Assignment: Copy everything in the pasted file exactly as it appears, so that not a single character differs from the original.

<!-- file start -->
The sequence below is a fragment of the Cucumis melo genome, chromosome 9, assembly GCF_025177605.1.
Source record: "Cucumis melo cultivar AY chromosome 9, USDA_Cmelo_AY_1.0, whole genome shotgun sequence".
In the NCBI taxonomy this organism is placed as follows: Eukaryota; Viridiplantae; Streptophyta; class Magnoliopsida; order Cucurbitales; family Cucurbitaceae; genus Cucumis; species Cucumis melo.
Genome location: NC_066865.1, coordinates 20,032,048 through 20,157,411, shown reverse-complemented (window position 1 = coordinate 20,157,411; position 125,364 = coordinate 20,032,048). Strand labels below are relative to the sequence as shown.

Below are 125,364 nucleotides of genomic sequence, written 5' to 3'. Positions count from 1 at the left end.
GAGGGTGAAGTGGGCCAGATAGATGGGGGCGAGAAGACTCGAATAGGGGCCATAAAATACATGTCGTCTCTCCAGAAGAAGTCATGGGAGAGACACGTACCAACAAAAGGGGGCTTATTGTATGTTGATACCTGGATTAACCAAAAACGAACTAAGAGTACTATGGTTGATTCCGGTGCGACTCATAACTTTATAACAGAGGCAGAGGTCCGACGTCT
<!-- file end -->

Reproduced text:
The sequence below is a fragment of the Cucumis melo genome, chromosome 9, assembly GCF_025177605.1.
Source record: "Cucumis melo cultivar AY chromosome 9, USDA_Cmelo_AY_1.0, whole genome shotgun sequence".
In the NCBI taxonomy this organism is placed as follows: Eukaryota; Viridiplantae; Streptophyta; class Magnoliopsida; order Cucurbitales; family Cucurbitaceae; genus Cucumis; species Cucumis melo.
Genome location: NC_066865.1, coordinates 20,032,048 through 20,157,411, shown reverse-complemented (window position 1 = coordinate 20,157,411; position 125,364 = coordinate 20,032,048). Strand labels below are relative to the sequence as shown.

Below are 125,364 nucleotides of genomic sequence, written 5' to 3'. Positions count from 1 at the left end.
GAGGGTGAAGTGGGCCAGATAGATGGGGGCGAGAAGACTCGAATAGGGGCCATAAAATACATGTCGTCTCTCCAGAAGAAGTCATGGGAGAGACACGTACCAACAAAAGGGGGCTTATTGTATGTTGATACCTGGATTAACCAAAAACGAACTAAGAGTACTATGGTTGATTCCGGTGCGACTCATAACTTTATAACAGAGGCAGAGGTCCGACGTCT